With evidence growing that shows African Americans disproportionately affected by the novel coronavirus, just nine states and the District of Columbia have released a racial breakdown of those diagnosed with the disease.
Concerned health experts, members of the U.S. Congress, and civil rights organizations have ramped up their call for the Centers for Disease Control and Prevention (CDC) and the U.S. Department of Health and Human Services (HHS) to provide a detailed report.
“We know that there’s a disproportionate rate of infections and death nationwide,” Congressional Black Caucus (CBC) Chair Karen Bass (D-Calif.) stated in a conference call with the Black Press of America represented by the National Newspaper Publishers Association (NNPA) on April 7.
“It’s happening in all of our [African American] communities nationwide. We feel that it’s an emergency that needs to be addressed right away, and, importantly, we need data, and the CDC is not compiling data.”
Rep. Robin Kelly (D-Ill.), the chair of the CBC’s Health Braintrust, agreed that statistics along racial lines are vital.
“The data already released shows troubling trends for African Americans that must be addressed to ensure public health,” Kelly said.
African Americans make up about 18% of the population in Michigan but account for approximately 40% of coronavirus-related deaths, according to Rep. Brenda Lawrence (D-Michigan).
“I am speaking as just one part of the major piece of concern, and that’s the alarming way in how this pandemic is having an impact on our Black community,” Lawrence said.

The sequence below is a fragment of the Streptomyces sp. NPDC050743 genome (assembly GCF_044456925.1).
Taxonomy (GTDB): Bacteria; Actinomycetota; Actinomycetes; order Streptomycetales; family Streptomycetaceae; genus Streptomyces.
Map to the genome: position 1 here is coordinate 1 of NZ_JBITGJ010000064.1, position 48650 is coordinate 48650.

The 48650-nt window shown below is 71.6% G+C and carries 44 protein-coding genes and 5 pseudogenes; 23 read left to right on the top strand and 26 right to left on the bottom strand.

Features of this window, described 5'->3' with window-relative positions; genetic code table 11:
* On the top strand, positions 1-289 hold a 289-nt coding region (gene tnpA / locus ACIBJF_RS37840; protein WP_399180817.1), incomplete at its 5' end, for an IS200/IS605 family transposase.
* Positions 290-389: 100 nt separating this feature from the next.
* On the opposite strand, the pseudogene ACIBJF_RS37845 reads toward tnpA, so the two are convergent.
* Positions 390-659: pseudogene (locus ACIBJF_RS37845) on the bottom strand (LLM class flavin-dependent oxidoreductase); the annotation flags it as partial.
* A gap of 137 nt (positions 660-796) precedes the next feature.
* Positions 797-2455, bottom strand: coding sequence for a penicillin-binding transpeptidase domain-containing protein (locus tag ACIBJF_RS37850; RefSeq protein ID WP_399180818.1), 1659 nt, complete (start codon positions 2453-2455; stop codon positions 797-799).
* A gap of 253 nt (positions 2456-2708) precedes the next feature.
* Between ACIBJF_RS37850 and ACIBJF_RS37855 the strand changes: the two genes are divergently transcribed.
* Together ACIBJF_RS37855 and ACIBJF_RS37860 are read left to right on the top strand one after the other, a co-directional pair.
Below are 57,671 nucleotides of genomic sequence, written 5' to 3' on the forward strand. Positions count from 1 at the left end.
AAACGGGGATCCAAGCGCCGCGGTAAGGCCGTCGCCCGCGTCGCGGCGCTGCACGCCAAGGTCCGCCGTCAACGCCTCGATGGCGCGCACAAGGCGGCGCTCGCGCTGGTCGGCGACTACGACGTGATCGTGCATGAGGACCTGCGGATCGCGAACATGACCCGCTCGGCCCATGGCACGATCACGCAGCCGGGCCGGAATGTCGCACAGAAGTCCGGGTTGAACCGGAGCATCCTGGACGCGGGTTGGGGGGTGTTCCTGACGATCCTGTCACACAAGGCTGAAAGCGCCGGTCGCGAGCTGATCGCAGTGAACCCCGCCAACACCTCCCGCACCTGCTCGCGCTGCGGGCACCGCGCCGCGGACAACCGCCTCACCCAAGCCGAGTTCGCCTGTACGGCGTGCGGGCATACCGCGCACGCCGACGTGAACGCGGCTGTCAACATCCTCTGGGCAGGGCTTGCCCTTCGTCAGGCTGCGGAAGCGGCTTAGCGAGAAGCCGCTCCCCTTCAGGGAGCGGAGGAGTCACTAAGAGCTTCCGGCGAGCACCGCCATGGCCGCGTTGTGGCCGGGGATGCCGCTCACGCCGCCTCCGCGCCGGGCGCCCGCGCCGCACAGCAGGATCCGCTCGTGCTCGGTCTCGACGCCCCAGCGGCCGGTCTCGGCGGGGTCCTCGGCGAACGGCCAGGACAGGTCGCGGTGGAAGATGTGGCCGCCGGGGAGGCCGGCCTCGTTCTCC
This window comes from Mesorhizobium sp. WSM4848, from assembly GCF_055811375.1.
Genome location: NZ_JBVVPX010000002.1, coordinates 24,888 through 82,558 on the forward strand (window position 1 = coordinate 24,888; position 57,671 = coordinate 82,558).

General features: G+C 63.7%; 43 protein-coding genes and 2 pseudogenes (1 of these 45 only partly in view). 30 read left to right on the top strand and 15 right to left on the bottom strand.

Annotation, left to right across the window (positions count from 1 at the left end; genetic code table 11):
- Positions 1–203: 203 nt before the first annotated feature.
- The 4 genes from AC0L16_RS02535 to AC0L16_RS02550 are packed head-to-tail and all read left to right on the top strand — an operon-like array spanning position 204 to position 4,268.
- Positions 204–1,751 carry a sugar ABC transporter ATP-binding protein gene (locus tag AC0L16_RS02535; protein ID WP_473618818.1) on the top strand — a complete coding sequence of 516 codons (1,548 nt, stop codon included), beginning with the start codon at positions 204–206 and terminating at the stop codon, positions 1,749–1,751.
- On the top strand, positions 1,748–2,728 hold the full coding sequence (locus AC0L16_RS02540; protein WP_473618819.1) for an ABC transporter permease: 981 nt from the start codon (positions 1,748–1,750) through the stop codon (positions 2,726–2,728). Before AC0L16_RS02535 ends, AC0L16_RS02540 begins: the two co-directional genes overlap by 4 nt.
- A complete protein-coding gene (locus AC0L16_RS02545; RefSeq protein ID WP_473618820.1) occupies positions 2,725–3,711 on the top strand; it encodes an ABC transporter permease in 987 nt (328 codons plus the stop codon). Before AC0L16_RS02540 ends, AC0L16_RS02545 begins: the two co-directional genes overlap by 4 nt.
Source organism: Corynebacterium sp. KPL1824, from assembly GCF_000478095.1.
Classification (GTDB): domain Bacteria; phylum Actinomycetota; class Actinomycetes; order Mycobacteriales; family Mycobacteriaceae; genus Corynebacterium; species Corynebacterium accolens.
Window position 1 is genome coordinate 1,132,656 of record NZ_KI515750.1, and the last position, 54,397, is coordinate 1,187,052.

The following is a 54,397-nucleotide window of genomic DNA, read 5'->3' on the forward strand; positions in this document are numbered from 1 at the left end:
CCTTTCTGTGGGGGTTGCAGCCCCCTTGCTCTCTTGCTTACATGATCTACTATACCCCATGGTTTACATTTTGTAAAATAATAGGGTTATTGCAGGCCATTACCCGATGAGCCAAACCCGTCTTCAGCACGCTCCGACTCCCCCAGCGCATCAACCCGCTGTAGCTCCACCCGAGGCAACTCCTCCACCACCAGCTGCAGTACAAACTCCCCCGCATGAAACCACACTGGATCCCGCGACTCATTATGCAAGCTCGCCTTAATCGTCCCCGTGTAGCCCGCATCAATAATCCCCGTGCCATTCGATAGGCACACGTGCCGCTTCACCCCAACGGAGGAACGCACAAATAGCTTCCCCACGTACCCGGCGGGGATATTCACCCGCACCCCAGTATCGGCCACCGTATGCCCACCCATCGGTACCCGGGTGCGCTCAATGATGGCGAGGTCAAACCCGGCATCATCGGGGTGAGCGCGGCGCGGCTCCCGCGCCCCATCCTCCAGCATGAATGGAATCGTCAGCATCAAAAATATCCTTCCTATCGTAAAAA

“We are the number one target for this disease. We have pre-existing conditions, and yet we’re told to go home when we visit the emergency room. We know that there must be some form of regulation in place for testing and getting testing sites and equipment into the community.”
A published report this week noted that the Louisiana Department of Health revealed that 70% of coronavirus deaths in the state are African American, despite Black people making up just 32% of the population.
In Milwaukee, Wisconsin, African Americans reportedly accounted for nearly half of coronavirus cases and more than 80% of deaths related to the disease.
“I have seen in my waiting room mostly Black and Brown patients who are essential workers and service workers who can’t afford to stay home,” Uche Blackstone, the CEO of Advancing Health Equity, told The Hill.
“These are the ones that I see presenting to the clinic with COVID-19 symptoms,” Blackstone said.
Rep. Ayanna Pressley (D-Mass.) led a group from congress recently in demanding that the federal government release data about racial disparities in America’s response to the pandemic.
Pressley said she and her colleagues made clear in the letter to Health and Human Services Secretary Alex Azar that the government is failing to collect and publicly report on the racial and ethnic demographic information for coronavirus tests and patients.
“Without demographic data, policymakers and researchers will have no way to identify and address ongoing disparities and health inequities that risk accelerating the impact of the novel coronavirus and the respiratory disease it causes,” the letter said.
“Although COVID-19 does not discriminate along racial or ethnic lines, existing racial disparities and inequities in health outcomes and health care access may mean that the nation’s response to preventing and mitigating its harms will not be felt equally in every community.”
Dr. Ebony Hilton and Dr. Taison Bell, of the Virginia Medical School, have publicly demanded the release of racial data surrounding the virus.
“Release the data,” said Dr. Hilton, who continuously posts that message on social media sites like Twitter.
“We see in states that aren’t reporting on racial demographics that there’s been a surge in patients dying from respiratory distress and respiratory failure.”